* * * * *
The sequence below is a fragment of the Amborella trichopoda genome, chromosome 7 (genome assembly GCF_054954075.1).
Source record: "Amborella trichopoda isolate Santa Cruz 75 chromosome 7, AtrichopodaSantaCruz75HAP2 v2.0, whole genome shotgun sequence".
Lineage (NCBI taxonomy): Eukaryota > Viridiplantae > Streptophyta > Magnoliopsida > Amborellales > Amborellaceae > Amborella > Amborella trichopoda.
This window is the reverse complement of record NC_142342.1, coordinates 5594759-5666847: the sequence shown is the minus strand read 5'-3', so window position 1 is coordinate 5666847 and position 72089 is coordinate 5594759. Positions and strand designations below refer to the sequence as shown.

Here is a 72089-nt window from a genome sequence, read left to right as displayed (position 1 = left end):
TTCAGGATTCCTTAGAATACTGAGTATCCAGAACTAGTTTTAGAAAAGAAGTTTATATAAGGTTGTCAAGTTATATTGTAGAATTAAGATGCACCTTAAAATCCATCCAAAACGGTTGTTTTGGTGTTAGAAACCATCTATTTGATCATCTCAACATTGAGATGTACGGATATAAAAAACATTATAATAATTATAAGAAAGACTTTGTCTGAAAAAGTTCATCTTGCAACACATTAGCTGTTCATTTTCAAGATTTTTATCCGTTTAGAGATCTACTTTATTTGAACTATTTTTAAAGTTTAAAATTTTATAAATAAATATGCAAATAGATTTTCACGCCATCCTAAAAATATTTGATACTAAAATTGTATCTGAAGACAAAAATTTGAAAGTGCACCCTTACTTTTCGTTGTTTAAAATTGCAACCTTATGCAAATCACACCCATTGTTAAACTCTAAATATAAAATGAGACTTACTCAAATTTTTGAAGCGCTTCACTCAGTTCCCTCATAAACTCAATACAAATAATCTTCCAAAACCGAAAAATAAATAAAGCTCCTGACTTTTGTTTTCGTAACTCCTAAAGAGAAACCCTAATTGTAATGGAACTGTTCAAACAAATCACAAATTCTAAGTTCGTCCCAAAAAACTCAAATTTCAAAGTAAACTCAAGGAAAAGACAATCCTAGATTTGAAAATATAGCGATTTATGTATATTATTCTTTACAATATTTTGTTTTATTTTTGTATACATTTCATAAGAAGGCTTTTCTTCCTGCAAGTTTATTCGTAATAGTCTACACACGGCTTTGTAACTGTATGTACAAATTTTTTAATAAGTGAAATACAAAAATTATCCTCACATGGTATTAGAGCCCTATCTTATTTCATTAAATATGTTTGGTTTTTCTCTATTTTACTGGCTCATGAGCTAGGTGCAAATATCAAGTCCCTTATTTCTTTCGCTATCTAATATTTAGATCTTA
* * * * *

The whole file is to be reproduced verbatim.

The sequence below is a fragment of the Amborella trichopoda genome, chromosome 7 (genome assembly GCF_054954075.1).
Source record: "Amborella trichopoda isolate Santa Cruz 75 chromosome 7, AtrichopodaSantaCruz75HAP2 v2.0, whole genome shotgun sequence".
Lineage (NCBI taxonomy): Eukaryota > Viridiplantae > Streptophyta > Magnoliopsida > Amborellales > Amborellaceae > Amborella > Amborella trichopoda.
This window is the reverse complement of record NC_142342.1, coordinates 5594759-5666847: the sequence shown is the minus strand read 5'-3', so window position 1 is coordinate 5666847 and position 72089 is coordinate 5594759. Positions and strand designations below refer to the sequence as shown.

Here is a 72089-nt window from a genome sequence, read left to right as displayed (position 1 = left end):
TTCAGGATTCCTTAGAATACTGAGTATCCAGAACTAGTTTTAGAAAAGAAGTTTATATAAGGTTGTCAAGTTATATTGTAGAATTAAGATGCACCTTAAAATCCATCCAAAACGGTTGTTTTGGTGTTAGAAACCATCTATTTGATCATCTCAACATTGAGATGTACGGATATAAAAAACATTATAATAATTATAAGAAAGACTTTGTCTGAAAAAGTTCATCTTGCAACACATTAGCTGTTCATTTTCAAGATTTTTATCCGTTTAGAGATCTACTTTATTTGAACTATTTTTAAAGTTTAAAATTTTATAAATAAATATGCAAATAGATTTTCACGCCATCCTAAAAATATTTGATACTAAAATTGTATCTGAAGACAAAAATTTGAAAGTGCACCCTTACTTTTCGTTGTTTAAAATTGCAACCTTATGCAAATCACACCCATTGTTAAACTCTAAATATAAAATGAGACTTACTCAAATTTTTGAAGCGCTTCACTCAGTTCCCTCATAAACTCAATACAAATAATCTTCCAAAACCGAAAAATAAATAAAGCTCCTGACTTTTGTTTTCGTAACTCCTAAAGAGAAACCCTAATTGTAATGGAACTGTTCAAACAAATCACAAATTCTAAGTTCGTCCCAAAAAACTCAAATTTCAAAGTAAACTCAAGGAAAAGACAATCCTAGATTTGAAAATATAGCGATTTATGTATATTATTCTTTACAATATTTTGTTTTATTTTTGTATACATTTCATAAGAAGGCTTTTCTTCCTGCAAGTTTATTCGTAATAGTCTACACACGGCTTTGTAACTGTATGTACAAATTTTTTAATAAGTGAAATACAAAAATTATCCTCACATGGTATTAGAGCCCTATCTTATTTCATTAAATATGTTTGGTTTTTCTCTATTTTACTGGCTCATGAGCTAGGTGCAAATATCAAGTCCCTTATTTCTTTCGCTATCTAATATTTAGATCTTA